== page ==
Promise and Peril of 2020 Session

The following article appeared in the 2020 legislative preview edition of New Mexico Indepth.  You can read the full paper online or by picking up a copy at the Roundhouse in Santa Fe.

In economic policy terms New Mexico’s 2019 Session was a disaster. Massive expansion of film subsidies, new mandates on electricity generation, a higher minimum wage mandate, tax hikes, and 12 percent spending growth were the lowlights.

Of course, with fast-growing oil production and a strong national economy, New Mexico’s economy remains strong and surplus revenue will again be available when the Legislature convenes in January.

At the Rio Grande Foundation, we see numerous opportunities for bipartisan reform, but 2020 could also result in another spending binge that does nothing to address the systemic policy problems facing our State.

The most obvious opportunity is gross receipts tax reform. This must involve lowering rates and elimination of taxes of services provided by contractors and other business inputs. These taxes can be avoided by purchasing services (like bookkeeping and web hosting) from out-of-state providers in order to avoid the GRT which is applied at rates above 7.5% in most New Mexico communities.

Sadly, in 2019 the Legislature eagerly imposed GRT on several businesses, consumers, and industries. These included non-profit managers of Los Alamos National Lab, non-profit hospitals, and purchases made over the Internet.

But, the GRT remained unchanged in any systemic way. Rates remain high and the problem of taxing business inputs and “pyramiding” remains unchanged. With a billion dollar surplus available and both Gov. Lujan Grisham and Speaker Egolf making noise about tax reform, now is the time to act. And, while details may vary, the general model outlined in bipartisan legislation introduced by Rep. Jason Harper (R) and Sen. John Arthur-Smith (D) remains the logical framework for reform.

Another bipartisan reform opportunity should include public employee pensions (specifically PERA and ERB). Gov. Lujan Grisham should be applauded for naming a task force to take a serious look at PERA which covers public workers NOT employed in the education system (and thus covered by ERB). Given its weaker financial position and importance to public education budgets, ERB deserves a similar look.

Both systems are seriously underfunded, a situation which must be addressed. Also, both need to be updated to better serve the 21st Century work force. Colorado and other states have successfully done this. New public employees in New Mexico should be offered more portable benefit options outside of the traditional pension system, which rewards longevity as opposed to those who may want to “give back” for a few years and then move on to other career goals as younger workers wish to do these days. Both types of employees should have retirement options that work for them.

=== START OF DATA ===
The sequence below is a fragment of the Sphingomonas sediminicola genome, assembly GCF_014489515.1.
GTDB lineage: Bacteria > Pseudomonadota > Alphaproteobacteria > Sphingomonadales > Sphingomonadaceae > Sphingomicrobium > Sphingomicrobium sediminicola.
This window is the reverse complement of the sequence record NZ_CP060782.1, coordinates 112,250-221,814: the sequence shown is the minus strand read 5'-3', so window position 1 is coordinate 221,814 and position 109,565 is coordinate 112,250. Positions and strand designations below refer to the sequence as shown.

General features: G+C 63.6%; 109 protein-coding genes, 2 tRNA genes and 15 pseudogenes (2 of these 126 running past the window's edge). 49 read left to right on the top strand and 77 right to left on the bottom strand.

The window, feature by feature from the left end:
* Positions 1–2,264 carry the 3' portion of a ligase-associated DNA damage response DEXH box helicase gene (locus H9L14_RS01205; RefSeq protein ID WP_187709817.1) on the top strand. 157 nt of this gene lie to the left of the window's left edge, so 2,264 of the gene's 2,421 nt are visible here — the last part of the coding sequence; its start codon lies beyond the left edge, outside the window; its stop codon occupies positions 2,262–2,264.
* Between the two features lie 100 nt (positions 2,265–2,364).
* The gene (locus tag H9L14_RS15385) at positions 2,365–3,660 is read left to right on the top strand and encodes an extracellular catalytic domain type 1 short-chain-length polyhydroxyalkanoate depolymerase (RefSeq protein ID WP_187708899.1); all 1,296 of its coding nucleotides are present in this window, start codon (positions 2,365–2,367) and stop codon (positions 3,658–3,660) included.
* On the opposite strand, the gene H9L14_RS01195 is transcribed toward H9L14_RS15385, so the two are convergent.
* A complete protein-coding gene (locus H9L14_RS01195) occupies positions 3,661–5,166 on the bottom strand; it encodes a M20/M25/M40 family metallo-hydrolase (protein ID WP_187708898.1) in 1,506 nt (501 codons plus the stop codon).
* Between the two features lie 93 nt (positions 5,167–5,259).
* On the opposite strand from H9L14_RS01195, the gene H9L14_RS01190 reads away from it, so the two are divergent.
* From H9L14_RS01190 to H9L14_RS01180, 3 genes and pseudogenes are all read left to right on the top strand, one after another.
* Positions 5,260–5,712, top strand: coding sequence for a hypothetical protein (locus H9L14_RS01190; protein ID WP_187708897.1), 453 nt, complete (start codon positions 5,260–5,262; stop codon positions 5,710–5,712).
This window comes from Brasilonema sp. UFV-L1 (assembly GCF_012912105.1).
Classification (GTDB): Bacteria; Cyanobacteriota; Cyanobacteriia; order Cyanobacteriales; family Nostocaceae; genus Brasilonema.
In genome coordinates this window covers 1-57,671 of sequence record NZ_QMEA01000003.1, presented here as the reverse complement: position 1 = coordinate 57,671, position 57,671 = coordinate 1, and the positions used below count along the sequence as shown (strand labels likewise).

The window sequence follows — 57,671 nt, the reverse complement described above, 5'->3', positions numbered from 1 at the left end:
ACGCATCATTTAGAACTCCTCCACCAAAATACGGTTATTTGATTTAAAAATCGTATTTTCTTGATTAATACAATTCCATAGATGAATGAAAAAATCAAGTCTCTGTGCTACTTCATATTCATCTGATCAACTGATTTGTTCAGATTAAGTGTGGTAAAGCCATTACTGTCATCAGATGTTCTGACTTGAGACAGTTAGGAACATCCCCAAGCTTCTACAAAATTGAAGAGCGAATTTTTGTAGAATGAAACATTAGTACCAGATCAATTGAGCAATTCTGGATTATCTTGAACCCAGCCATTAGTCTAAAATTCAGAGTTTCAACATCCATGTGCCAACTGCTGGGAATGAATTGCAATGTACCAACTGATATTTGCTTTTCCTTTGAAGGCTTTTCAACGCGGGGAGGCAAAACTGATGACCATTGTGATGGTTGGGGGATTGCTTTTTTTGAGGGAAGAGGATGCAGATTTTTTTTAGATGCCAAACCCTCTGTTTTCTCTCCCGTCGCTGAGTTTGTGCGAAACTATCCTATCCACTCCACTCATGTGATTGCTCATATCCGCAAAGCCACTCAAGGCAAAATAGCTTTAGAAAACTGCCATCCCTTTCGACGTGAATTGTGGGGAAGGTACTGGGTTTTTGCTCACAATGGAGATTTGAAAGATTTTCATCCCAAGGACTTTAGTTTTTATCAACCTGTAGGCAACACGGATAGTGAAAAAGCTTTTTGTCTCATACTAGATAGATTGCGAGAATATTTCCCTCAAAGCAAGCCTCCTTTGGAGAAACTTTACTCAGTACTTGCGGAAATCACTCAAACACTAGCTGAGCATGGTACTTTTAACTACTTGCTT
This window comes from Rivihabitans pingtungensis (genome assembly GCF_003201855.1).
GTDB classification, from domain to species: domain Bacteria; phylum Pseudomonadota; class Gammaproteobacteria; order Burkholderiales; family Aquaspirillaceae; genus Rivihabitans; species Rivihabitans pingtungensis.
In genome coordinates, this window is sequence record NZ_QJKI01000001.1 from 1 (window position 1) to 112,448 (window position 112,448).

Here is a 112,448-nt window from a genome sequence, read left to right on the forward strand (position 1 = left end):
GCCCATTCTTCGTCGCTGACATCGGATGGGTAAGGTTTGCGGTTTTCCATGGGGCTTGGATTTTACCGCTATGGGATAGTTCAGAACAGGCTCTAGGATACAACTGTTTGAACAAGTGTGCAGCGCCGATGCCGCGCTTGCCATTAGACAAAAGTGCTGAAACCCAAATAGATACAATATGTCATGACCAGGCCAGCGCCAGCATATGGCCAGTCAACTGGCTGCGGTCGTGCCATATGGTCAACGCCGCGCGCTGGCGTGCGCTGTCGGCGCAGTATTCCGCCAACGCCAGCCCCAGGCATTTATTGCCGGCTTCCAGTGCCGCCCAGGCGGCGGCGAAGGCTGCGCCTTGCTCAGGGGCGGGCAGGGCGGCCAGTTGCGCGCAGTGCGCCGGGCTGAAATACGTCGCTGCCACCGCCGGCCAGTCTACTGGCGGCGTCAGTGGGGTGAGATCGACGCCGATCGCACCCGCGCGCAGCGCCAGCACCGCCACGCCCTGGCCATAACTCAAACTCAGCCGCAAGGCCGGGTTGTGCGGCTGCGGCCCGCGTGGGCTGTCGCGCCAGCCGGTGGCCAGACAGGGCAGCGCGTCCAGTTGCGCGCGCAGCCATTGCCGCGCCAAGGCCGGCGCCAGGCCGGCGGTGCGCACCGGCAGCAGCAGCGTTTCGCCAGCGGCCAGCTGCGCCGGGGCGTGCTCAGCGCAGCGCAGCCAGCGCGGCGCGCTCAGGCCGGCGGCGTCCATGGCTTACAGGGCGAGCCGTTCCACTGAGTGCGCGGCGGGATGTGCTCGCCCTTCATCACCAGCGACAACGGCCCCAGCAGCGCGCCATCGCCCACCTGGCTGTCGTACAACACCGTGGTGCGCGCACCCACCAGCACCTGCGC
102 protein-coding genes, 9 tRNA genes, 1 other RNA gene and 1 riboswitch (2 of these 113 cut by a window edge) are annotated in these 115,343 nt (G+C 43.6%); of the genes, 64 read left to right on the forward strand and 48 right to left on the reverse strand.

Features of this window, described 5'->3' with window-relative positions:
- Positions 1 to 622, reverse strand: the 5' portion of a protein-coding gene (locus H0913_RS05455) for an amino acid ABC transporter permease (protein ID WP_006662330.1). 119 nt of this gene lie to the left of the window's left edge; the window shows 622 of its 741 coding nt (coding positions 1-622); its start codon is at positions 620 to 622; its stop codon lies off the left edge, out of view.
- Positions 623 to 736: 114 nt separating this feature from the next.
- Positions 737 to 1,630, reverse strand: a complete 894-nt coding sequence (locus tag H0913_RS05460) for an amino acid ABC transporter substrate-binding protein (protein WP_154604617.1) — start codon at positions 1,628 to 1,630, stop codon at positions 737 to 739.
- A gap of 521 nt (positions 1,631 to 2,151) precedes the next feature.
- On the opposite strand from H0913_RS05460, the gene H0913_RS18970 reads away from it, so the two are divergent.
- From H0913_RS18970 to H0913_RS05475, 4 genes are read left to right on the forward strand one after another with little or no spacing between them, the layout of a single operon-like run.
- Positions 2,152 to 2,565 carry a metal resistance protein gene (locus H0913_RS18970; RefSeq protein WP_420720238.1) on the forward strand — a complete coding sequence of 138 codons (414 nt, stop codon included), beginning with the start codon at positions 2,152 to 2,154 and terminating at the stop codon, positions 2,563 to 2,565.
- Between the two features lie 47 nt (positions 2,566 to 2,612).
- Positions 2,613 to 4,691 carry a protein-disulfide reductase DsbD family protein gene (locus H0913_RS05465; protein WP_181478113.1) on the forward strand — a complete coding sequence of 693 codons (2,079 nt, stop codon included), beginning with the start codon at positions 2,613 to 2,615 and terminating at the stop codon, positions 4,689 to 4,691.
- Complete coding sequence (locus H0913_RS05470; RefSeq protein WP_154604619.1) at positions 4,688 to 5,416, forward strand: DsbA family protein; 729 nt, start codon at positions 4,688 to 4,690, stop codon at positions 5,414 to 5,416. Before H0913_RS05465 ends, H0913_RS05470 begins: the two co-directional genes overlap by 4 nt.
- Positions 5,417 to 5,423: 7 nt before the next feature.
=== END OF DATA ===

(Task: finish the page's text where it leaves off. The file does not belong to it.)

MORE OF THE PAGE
Finally, there is the issue of occupational licensure reform. Bipartisan legislation (SB 385) made its way to the Governor’s desk in 2019 only to be vetoed. We hope to make another push to address the unnecessary obstacles licensing often puts in the way of willing workers and willing customers/employers.

While there is potential common ground for economic reform in 2020, there are numerous serious issues, particularly with the Gov’s proposal for “free” college. Here are two:

    • While the oil boom as perked up the State economy in recent years, job opportunities are still more diverse, plentiful, and generally better-paying in neighboring states. Absent economic reforms (see GRT discussion above) how can we be sure that “free” college will actually benefit New Mexico’s economy?
    • New Mexico’s biggest education challenge is the performance of its K-12 system. Absent much more ambitious reforms than those currently being discussed to raise student outcomes “free” college won’t do much good.

While this oil boom is driven by production as opposed to prices, all good things eventually come to an end. What happens when oil prices or production decline due to environmental concerns, the global economy, technological advances, or some other unforeseen change?

This 30 day session will go a long way to determining New Mexico’s economic future.

Paul Gessing is the President of New Mexico’s Rio Grande Foundation. The Rio Grande Foundation is an independent, non-partisan, tax-exempt research and educational organization dedicated to promoting prosperity for New Mexico based on principles of limited government, economic freedom and individual responsibility